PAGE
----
People Eating Animals Isn’t Actually Like Lions Eating Animals

What this vegan thinks of lions

Photo: Wade Lambert via Unsplash

Many people feel an uneasiness around the death of animals for meat — it’s not just vegans and vegetarians. I recently read this eloquent story by a proud Greek-Italian meat lover, who still had difficulty watching slaughterhouse footage.

Still, in our culture it’s easy to feel absurd for caring about the death of animals. Eating meat is so widespread, and has been for so long, that most people simply view it as inevitable.

A common argument vegetarians and vegans run into is that avoiding meat goes against nature. After all, animals eat other animals. Why shouldn’t we? For some reason, when people discuss this we always mention lions. Lions are a like a symbol of our license to consume flesh.

What do I make of this, as a longtime vegan? Why do I continue to avoid eating animals — despite how ingrained it is not only in human traditions, but in the wide web of wildlife?

Whether you’re just trying to understand those who won’t eat meat, or whether you’re seeking reassurance that your feelings of compassion are rational, I hope this article is useful.

Unlike lions, we can choose to eat plant-based

Poor lions. They are constantly getting dragged into our human ethics debates. They just want to stroll the African savanna in peace.

“But what about apes?” might make more sense. Our closest DNA relatives make a slightly closer comparison to human habits. Bonobos and chimpanzees eat mostly plants, but they do also use tools to kill other animals.

Opinions vary whether all humans can eat completely plant-based, but generally, modern society gives big advantages to those of us who want to. There’s readily available info on the internet about what to eat and how to stay healthy. Many of us have access to abundant varieties of plant foods year-round.

I’m grateful that both my biology and privileges let me thrive while harming fewer animals than I might otherwise.

Killing is a part of our nature, but so is compassion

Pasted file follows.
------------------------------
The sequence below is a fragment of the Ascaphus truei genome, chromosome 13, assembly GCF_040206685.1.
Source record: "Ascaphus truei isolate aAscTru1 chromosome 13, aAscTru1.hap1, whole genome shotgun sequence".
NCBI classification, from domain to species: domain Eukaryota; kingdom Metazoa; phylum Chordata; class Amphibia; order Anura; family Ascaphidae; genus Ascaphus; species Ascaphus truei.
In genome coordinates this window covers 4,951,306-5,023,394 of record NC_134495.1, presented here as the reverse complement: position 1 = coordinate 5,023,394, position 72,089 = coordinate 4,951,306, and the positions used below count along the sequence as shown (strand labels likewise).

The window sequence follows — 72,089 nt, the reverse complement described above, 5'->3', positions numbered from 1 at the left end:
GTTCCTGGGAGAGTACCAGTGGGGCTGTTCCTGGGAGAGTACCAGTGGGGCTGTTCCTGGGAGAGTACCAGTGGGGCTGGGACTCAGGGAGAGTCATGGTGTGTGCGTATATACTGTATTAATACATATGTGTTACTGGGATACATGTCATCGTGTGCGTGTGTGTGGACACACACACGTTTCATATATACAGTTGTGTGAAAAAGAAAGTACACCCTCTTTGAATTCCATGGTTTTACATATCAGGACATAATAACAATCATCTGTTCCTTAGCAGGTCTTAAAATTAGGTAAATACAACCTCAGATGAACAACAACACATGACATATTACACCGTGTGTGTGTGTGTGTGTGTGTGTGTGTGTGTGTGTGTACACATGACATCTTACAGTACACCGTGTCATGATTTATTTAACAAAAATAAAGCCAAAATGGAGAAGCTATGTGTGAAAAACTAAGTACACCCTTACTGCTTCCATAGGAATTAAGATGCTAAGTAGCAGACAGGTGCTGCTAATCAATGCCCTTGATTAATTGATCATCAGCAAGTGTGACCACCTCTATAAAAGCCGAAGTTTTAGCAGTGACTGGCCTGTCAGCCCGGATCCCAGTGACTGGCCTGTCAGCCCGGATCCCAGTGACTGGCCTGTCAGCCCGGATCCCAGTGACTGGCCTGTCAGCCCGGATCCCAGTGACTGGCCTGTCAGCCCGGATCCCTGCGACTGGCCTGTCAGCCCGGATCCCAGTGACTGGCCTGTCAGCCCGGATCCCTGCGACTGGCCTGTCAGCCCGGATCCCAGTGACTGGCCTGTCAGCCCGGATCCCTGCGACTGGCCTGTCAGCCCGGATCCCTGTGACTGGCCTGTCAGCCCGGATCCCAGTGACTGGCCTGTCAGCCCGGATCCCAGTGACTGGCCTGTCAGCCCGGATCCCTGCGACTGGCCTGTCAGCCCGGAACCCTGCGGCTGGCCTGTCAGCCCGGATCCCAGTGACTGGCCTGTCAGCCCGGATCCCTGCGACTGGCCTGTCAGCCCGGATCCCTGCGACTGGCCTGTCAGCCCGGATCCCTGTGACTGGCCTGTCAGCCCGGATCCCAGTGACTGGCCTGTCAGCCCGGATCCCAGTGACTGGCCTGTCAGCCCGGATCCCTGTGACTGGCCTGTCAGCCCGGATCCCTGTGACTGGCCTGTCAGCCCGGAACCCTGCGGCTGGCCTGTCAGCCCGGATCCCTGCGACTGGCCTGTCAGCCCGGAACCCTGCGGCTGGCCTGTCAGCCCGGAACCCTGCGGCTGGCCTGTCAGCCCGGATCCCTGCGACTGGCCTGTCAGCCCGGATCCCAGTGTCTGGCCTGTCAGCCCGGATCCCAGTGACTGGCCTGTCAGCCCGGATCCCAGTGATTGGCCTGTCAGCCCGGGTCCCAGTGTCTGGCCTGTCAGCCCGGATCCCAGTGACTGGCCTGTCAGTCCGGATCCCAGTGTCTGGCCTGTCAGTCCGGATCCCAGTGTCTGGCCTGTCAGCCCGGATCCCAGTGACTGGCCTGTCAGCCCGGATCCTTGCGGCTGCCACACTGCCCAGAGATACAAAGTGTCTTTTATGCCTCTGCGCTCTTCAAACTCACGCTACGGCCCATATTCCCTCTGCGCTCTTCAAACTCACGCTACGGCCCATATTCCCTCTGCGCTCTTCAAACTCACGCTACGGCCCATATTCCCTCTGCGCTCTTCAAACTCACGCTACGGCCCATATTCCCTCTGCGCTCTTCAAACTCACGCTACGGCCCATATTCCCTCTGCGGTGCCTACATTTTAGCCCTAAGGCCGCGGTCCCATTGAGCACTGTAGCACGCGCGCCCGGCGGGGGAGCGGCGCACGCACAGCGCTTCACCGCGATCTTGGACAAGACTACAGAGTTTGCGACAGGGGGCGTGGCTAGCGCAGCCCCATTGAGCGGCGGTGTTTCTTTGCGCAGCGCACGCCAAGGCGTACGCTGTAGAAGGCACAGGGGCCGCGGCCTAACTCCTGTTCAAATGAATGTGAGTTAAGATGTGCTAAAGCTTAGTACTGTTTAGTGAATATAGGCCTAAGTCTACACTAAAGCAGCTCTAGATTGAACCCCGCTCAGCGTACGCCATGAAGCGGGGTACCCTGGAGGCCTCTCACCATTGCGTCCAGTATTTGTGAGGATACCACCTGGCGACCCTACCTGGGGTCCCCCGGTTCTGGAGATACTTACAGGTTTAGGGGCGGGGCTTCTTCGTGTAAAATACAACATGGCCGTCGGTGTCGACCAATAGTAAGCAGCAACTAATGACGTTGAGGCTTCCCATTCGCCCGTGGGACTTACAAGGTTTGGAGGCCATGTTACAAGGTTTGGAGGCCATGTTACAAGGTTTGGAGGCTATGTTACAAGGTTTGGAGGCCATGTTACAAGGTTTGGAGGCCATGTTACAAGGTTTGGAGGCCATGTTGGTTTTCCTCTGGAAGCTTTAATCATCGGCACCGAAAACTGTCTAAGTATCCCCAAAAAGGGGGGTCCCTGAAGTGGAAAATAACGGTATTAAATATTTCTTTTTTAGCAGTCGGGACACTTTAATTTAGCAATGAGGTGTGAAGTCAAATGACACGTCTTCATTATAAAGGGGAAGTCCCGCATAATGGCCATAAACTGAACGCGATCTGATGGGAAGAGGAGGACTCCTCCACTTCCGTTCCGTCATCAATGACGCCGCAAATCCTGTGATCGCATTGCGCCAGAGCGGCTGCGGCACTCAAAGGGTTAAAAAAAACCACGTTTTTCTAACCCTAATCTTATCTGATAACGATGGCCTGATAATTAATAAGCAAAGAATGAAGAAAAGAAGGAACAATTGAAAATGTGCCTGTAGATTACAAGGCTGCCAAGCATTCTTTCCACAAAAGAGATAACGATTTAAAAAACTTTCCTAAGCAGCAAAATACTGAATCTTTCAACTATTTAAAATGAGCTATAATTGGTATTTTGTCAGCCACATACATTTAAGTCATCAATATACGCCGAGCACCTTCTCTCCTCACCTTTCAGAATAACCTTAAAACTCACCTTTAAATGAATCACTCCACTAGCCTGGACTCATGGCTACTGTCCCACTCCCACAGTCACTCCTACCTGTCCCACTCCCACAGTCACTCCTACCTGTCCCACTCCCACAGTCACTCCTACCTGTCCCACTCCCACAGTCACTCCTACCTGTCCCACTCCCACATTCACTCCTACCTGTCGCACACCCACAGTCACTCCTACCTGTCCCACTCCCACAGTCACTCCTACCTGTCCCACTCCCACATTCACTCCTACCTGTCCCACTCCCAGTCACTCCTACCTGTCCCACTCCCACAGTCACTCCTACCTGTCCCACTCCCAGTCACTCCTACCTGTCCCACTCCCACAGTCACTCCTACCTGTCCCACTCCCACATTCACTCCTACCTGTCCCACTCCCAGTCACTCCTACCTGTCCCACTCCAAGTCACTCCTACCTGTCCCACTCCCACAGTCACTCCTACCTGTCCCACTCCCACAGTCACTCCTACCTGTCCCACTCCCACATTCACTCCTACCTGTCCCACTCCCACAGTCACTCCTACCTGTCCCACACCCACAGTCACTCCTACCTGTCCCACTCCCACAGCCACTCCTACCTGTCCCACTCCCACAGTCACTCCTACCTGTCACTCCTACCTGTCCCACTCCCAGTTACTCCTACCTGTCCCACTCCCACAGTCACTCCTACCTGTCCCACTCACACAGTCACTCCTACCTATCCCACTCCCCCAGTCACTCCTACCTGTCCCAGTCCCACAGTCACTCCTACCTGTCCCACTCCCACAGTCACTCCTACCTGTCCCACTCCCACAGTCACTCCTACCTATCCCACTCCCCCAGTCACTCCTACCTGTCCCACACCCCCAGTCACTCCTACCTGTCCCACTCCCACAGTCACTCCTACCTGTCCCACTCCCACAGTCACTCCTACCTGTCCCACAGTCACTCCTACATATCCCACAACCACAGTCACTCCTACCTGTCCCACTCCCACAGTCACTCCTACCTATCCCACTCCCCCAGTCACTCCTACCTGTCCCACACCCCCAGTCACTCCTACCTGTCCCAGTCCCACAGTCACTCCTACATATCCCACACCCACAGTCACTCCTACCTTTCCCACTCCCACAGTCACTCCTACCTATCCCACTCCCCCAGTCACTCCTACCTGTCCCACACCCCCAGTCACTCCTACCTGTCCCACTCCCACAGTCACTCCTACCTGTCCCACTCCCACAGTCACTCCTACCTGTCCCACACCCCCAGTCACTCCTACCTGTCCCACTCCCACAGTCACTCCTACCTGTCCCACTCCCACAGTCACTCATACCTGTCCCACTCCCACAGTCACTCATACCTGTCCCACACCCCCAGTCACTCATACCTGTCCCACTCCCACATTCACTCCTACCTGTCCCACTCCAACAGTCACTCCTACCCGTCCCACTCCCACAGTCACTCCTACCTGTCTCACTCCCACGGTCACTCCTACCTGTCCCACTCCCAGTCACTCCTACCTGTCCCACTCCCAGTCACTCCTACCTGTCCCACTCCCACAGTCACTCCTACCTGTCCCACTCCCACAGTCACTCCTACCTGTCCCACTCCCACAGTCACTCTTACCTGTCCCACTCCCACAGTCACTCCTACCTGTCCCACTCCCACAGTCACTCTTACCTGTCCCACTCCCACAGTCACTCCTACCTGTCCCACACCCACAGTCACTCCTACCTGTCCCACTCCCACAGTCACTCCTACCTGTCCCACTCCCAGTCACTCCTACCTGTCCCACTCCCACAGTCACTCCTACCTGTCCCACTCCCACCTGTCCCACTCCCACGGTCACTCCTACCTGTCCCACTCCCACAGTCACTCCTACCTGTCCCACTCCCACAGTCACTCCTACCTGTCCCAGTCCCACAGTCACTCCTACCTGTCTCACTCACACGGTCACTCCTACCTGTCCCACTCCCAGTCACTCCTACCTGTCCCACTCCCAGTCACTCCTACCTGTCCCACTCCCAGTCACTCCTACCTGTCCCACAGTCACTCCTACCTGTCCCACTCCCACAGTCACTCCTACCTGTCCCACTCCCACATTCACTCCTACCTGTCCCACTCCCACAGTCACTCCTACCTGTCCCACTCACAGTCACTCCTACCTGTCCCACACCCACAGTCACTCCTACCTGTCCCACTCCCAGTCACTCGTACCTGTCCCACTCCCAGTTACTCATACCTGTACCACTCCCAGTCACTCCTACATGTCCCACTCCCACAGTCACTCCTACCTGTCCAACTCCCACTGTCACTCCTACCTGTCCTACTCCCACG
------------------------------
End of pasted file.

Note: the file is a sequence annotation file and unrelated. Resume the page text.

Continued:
A vegan lifestyle doesn’t necessarily deny that there are violent parts of human nature. It does, however, reflect a preference for the merciful aspects of our nature.

Human empathy is a well-developed aspect of our society and relationships. It’s that very empathy which dissuades some people from eating animal products.

Lions on the hunt for antelope, or bigger fishes eating smaller fishes, can make us feel at peace about our human consumption of animals. Yet, nature also offers inspiration for not eating animals. Rabbits nibble their grasses and nimbly escape from predators. We marvel at the intelligence and strength of a grazing elephant. The way humpback whales protect other animals from orca attacks touches our hearts. We even notice when a hunting lion displays a maternal instinct towards a baby wildebeest.

Animals looking out for each other, interspecies friendships, plant-eating… those things are all parts of the circle of life too.

Photo: Pascal Debrunner on Unsplash

We interfere with the lives of the animals we eat

Wild zebras live free in a healthy environment, doing what zebras do best Some are killed by lions, but not before living a natural life in their habitat, and often starting families of their own.

The vast majority of the land-dwelling animals that we humans eat come from overcrowded, unhealthy conditions. Based on United States Department of Agriculture data, it is estimated that 70% of cows, 98% of pigs and egg chickens, and 99.9% of meat chickens here come from factory farms.